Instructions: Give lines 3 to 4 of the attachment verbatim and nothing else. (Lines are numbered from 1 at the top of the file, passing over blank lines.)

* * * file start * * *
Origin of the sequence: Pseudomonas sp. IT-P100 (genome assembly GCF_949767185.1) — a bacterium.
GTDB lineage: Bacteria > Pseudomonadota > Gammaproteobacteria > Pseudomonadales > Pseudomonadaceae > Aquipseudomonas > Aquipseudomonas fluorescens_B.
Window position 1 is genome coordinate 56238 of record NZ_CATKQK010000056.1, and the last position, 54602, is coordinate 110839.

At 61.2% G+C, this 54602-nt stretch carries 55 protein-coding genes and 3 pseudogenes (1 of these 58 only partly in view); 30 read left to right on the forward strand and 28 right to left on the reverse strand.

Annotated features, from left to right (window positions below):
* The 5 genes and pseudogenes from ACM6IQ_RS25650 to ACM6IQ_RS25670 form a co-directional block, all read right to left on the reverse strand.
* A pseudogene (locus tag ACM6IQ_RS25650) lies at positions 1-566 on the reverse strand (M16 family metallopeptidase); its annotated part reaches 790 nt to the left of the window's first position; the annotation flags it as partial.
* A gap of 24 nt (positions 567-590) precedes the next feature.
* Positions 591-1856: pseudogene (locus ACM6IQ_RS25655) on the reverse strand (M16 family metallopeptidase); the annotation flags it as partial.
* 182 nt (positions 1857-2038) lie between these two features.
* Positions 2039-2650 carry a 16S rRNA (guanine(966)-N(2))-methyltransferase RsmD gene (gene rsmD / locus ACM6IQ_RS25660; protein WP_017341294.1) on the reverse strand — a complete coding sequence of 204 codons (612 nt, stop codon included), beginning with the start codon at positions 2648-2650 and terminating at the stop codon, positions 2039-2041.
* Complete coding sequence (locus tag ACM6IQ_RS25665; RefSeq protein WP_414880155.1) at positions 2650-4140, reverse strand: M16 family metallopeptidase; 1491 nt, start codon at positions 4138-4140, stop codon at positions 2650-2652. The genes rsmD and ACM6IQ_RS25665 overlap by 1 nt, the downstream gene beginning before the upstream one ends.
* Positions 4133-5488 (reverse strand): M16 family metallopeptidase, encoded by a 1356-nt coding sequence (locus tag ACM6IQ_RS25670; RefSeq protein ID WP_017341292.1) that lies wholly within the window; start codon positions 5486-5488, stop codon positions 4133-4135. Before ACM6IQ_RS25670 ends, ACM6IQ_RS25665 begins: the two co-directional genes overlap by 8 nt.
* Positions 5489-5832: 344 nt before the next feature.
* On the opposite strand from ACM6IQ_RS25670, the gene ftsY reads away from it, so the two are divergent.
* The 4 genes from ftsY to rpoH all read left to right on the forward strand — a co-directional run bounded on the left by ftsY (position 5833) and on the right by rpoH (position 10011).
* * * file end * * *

Window position 1 is genome coordinate 56238 of record NZ_CATKQK010000056.1, and the last position, 54602, is coordinate 110839.

At 61.2% G+C, this 54602-nt stretch carries 55 protein-coding genes and 3 pseudogenes (1 of these 58 only partly in view); 30 read left to right on the forward strand and 28 right to left on the reverse strand.